The survey showed 77% opposed interstate tolls, while just 14% favored them. The survey was released by Citizens for Safe & Efficient Highways Inc., a national coalition formed to stop states from imposing interstate tolls, allowed under the federal transportation law passed last summer.
Speakers at the press conference charged that the tolls would amount to double taxation on motorists and truckers who already pay fuel taxes as well as vehicle registration and user fees. The survey found that 86% of Americans believe such tolls constitute a double tax, and 68% believe that tolling interstates would increase congestion, delays and pollution.
The coalition has made the state of Arkansas “ground zero” in the battle to stop the new tolls. The Transportation Equity Act for the 21st Century allows up to three states to charge tolls on interstates, provided they first get approval from the U.S. Department of Transportation. The Arkansas Highway Commission has voted to make Arkansas the first state to apply, despite opposition by the governor. The commission has outlined plans to toll interstates 30, 40 or 55 in the state.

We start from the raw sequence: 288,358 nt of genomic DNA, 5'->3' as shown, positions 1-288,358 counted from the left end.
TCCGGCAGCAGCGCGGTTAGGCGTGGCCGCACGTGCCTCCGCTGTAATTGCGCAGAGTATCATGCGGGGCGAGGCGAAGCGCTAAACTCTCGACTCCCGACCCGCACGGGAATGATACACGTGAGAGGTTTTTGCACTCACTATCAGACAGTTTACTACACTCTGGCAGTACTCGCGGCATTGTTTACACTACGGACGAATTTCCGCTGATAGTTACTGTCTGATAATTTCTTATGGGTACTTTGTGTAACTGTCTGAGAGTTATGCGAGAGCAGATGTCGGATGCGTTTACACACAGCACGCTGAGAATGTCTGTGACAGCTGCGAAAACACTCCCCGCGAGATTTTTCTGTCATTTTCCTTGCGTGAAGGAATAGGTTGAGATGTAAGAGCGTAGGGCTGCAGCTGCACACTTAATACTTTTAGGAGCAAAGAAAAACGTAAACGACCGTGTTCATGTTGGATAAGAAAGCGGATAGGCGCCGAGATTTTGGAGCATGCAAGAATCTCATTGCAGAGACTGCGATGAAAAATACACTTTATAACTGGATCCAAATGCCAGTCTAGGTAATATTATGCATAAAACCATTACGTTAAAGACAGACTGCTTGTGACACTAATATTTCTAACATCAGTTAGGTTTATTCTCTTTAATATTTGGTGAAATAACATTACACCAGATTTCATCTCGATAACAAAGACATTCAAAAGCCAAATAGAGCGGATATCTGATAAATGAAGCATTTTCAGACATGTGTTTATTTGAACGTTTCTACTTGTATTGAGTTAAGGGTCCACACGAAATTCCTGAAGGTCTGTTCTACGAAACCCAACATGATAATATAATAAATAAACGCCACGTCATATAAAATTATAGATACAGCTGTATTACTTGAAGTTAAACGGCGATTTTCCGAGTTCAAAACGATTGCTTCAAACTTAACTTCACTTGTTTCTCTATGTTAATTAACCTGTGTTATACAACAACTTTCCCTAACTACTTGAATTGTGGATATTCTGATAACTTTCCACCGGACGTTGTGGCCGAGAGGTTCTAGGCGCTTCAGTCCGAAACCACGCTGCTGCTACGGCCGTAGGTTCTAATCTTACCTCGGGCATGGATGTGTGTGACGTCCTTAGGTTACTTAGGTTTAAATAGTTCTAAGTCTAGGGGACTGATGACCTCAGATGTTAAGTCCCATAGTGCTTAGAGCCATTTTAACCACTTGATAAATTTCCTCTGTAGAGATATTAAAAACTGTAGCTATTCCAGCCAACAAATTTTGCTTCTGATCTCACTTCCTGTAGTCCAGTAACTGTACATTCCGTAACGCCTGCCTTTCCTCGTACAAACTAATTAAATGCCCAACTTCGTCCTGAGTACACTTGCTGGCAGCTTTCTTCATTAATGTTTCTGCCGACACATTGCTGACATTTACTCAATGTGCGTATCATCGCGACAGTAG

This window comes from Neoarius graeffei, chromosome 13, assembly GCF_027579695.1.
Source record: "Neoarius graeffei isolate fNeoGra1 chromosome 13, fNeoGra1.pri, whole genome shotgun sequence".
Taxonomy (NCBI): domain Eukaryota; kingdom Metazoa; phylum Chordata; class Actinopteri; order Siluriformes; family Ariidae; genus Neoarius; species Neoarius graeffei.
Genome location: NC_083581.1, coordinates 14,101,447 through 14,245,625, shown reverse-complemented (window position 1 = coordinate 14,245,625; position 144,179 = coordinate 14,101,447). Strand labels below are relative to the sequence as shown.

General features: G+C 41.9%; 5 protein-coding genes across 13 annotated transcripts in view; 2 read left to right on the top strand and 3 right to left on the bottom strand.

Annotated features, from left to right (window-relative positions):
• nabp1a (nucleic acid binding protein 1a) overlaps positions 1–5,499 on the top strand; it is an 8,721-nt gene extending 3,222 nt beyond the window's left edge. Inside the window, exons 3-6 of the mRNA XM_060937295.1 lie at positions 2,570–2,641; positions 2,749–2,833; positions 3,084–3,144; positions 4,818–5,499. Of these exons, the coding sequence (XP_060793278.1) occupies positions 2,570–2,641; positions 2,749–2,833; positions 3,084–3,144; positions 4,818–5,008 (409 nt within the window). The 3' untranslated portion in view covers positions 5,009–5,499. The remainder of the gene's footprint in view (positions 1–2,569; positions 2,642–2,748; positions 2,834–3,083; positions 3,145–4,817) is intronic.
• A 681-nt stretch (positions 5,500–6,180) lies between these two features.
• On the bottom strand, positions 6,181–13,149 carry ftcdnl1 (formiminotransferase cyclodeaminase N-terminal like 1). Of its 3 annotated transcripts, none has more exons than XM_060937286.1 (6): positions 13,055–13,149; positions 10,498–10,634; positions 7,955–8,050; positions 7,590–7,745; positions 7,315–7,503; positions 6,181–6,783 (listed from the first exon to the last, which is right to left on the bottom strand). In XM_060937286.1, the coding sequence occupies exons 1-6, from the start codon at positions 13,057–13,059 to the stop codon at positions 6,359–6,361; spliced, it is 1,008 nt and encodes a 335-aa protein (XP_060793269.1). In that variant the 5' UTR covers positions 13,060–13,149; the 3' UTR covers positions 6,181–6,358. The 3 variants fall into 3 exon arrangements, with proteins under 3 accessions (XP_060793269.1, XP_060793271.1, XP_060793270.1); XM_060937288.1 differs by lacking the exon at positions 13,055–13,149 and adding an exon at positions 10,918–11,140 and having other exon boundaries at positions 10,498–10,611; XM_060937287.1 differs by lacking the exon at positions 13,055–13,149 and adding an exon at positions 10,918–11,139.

Marr Lynn Bearden, owner of Marrlin Transit in Van Buren, AR, said paying tolls on interstate highways would have cost her up to $119,784 for the first nine months of this year. She operates 60 trucks as a regional carrier serving Arkansas and Oklahoma.
“We want to kill this in Arkansas and stop it from spreading to other states,” said Walter McCormick, president of the American Trucking Assns., a member of the coalition. “America’s trucking industry will vigorously combat the imposition of tolls on highways that we have already paid for.”
Other groups in the anti-toll coalition include the Arkansas Motor Carriers Assn., AAA Arkansas, the American Highway Users Alliance, NATSO (representing truckstops and travel plazas), the National Taxpayers Union and Americans for Tax Reform.
Public Opinion Strategies, an independent polling firm located in Alexandria, VA, conducted the survey Nov. 4-5.